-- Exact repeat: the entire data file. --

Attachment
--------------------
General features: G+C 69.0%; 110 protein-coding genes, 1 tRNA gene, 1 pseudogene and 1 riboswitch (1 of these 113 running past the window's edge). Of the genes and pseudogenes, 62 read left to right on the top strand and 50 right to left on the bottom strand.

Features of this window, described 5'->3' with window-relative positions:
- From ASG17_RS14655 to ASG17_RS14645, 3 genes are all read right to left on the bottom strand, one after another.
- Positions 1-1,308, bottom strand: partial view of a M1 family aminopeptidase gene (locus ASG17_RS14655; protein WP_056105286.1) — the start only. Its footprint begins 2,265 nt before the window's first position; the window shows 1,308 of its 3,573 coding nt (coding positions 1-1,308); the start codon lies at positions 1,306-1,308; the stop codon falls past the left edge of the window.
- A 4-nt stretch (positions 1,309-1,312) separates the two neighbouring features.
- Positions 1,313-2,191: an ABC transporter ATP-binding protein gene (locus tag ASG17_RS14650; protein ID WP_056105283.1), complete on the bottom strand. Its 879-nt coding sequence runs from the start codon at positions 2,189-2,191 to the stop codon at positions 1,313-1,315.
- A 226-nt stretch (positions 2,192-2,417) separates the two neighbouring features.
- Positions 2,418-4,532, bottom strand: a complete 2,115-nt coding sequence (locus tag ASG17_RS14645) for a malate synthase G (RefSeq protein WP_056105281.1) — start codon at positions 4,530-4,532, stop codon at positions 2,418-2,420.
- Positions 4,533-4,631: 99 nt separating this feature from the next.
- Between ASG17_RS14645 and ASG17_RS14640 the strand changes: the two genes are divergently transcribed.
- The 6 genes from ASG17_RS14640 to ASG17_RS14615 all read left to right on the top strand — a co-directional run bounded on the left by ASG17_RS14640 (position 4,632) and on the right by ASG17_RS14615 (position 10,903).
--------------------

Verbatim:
General features: G+C 69.0%; 110 protein-coding genes, 1 tRNA gene, 1 pseudogene and 1 riboswitch (1 of these 113 running past the window's edge). Of the genes and pseudogenes, 62 read left to right on the top strand and 50 right to left on the bottom strand.

Features of this window, described 5'->3' with window-relative positions:
- From ASG17_RS14655 to ASG17_RS14645, 3 genes are all read right to left on the bottom strand, one after another.
- Positions 1-1,308, bottom strand: partial view of a M1 family aminopeptidase gene (locus ASG17_RS14655; protein WP_056105286.1) — the start only. Its footprint begins 2,265 nt before the window's first position; the window shows 1,308 of its 3,573 coding nt (coding positions 1-1,308); the start codon lies at positions 1,306-1,308; the stop codon falls past the left edge of the window.
- A 4-nt stretch (positions 1,309-1,312) separates the two neighbouring features.
- Positions 1,313-2,191: an ABC transporter ATP-binding protein gene (locus tag ASG17_RS14650; protein ID WP_056105283.1), complete on the bottom strand. Its 879-nt coding sequence runs from the start codon at positions 2,189-2,191 to the stop codon at positions 1,313-1,315.
- A 226-nt stretch (positions 2,192-2,417) separates the two neighbouring features.
- Positions 2,418-4,532, bottom strand: a complete 2,115-nt coding sequence (locus tag ASG17_RS14645) for a malate synthase G (RefSeq protein WP_056105281.1) — start codon at positions 4,530-4,532, stop codon at positions 2,418-2,420.
- Positions 4,533-4,631: 99 nt separating this feature from the next.
- Between ASG17_RS14645 and ASG17_RS14640 the strand changes: the two genes are divergently transcribed.
- The 6 genes from ASG17_RS14640 to ASG17_RS14615 all read left to right on the top strand — a co-directional run bounded on the left by ASG17_RS14640 (position 4,632) and on the right by ASG17_RS14615 (position 10,903).